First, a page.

So how can groups like Crossroads GPS, the Karl Rove-crafted 501(c)4 that has poured millions upon millions into campaign ads in the past several election cycles, qualify? The answer, given the plain language of the law, is that they should not. The appropriate ISR classification for groups like Crossroads GPS is under section 527 of the IRS Code, for political organizations. So why opt instead for 501(c)4 status? Because 527s have to disclose their donors—and 501(c)4s do not. Bingo!
To be sure, the ability of sham social-welfare organizations like Crossroads GPS to apply for 501(c)4 status stemmed from a bureaucratic decision by the IRS decades ago to redefine “exclusively” as “primarily,” a step taken to give a tiny bit of flexibility and discretion to the agency. But as dark money proliferated in the aftermath of Citizens United, campaign-finance lawyers pushing the envelope of the law decided that they could use a standard of 50 percent of the organizations’ funds going for social welfare to meet the standard of “primarily,” knowing that an understaffed and beleaguered agency would probably not intervene.
In 2010, the IRS was hit with a veritable flood of applications for 501(c)4 status, overwhelming its resources. Career employees, seeking to separate real social-welfare organizations from those that were political ones, developed a set of keywords and terms, including many conservative and some (but fewer) liberal ones, in part because the lion’s share of the applications came from conservative groups. The terms included “Tea Party.” Why? A Tea Party organization—built around the term “party”—was openly political in nature, a clear 527 group, not exclusively or even primarily a social-welfare organization.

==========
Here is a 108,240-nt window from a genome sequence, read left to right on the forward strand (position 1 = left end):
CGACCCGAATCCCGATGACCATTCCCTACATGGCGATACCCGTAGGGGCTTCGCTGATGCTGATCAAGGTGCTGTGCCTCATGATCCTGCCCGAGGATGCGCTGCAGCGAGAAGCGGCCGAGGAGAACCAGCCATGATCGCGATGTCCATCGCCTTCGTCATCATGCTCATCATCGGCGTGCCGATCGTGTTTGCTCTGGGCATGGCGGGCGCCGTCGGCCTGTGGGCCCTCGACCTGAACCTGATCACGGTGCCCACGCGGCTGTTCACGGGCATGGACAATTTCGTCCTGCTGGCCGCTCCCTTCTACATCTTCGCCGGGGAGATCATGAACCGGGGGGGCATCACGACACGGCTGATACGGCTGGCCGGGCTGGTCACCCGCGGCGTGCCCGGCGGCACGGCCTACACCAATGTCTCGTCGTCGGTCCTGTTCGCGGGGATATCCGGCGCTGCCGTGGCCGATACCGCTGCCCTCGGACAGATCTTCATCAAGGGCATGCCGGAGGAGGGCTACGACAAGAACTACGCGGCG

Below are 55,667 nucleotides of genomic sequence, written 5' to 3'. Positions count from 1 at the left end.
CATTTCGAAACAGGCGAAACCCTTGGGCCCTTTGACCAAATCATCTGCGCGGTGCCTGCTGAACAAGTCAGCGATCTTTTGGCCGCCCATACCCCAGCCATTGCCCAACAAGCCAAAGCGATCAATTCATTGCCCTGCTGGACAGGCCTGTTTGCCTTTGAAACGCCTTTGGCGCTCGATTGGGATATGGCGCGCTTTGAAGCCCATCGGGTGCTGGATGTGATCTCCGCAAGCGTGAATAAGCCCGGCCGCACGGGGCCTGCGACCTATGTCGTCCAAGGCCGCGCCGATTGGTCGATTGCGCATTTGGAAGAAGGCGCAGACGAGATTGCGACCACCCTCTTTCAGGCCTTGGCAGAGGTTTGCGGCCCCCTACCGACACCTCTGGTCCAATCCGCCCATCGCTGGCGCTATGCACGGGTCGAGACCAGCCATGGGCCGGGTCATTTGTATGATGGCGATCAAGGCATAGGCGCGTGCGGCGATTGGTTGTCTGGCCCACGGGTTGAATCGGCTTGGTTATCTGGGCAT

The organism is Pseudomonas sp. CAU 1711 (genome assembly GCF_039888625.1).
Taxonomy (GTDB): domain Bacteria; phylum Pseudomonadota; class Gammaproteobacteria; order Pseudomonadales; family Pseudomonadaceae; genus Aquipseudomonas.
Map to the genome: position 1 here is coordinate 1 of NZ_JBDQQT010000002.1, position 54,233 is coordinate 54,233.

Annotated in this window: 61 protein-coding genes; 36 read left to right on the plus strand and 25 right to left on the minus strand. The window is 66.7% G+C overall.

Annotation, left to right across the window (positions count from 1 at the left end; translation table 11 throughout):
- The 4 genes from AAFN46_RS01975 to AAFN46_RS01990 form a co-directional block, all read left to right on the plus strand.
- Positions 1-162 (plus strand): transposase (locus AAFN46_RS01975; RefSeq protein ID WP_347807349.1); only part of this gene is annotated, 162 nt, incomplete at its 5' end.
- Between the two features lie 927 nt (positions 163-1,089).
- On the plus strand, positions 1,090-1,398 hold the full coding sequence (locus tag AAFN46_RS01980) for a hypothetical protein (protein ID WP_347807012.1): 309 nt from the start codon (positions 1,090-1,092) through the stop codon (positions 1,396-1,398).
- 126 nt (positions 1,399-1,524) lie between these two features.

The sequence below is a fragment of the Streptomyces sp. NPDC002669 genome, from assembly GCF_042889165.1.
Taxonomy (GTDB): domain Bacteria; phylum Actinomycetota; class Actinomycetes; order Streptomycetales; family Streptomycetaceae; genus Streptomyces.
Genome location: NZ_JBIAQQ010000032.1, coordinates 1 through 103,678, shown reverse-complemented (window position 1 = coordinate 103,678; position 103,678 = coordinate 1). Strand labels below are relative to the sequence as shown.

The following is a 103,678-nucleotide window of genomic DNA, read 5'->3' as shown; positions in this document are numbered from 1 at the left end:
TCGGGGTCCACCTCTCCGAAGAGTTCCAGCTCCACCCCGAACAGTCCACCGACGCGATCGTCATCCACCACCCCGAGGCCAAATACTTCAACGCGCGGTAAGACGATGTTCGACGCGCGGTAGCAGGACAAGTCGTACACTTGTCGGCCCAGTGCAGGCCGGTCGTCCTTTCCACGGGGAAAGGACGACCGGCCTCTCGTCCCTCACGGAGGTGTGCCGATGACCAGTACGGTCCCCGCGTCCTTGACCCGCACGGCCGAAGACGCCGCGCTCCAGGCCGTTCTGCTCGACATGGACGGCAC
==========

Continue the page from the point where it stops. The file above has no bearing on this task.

No question, the IRS officials handling this application process were naïve and ham-handed, and they inappropriately left many organizations, whether they should have qualified or not, twisting in the wind for months or years. But the problem itself stemmed from an illegitimate effort by many political consultants and their consiglieres to evade disclosure.
The Republican reaction to the IRS bungling was a clever and sustained effort to use the hated agency as a way to mobilize an angry constituency on the right, to enhance turnout in subsequent elections, and to raise money. The effort already succeeded at intimidating the agency—including Koskinen—from developing a new clear and appropriate standard, a bright line test, for achieving 501(c)4 designation, and even got the IRS, in a move that defies the law and common sense, to accept Crossroads GPS as a social-welfare organization.
There is a broader motive here, coming from radical forces that want to blow up all of government as we know it. Intimidating, undermining, and destroying the IRS’s capacity to carry out its role, to collect all the tax money that’s owed, to starve government, makes all agencies perform more poorly, and leads to a backlash against government. The poor service that results from cutting personnel also alienates taxpayers, frustrates their efforts to keep up with tax law, and makes it easier to evade the law.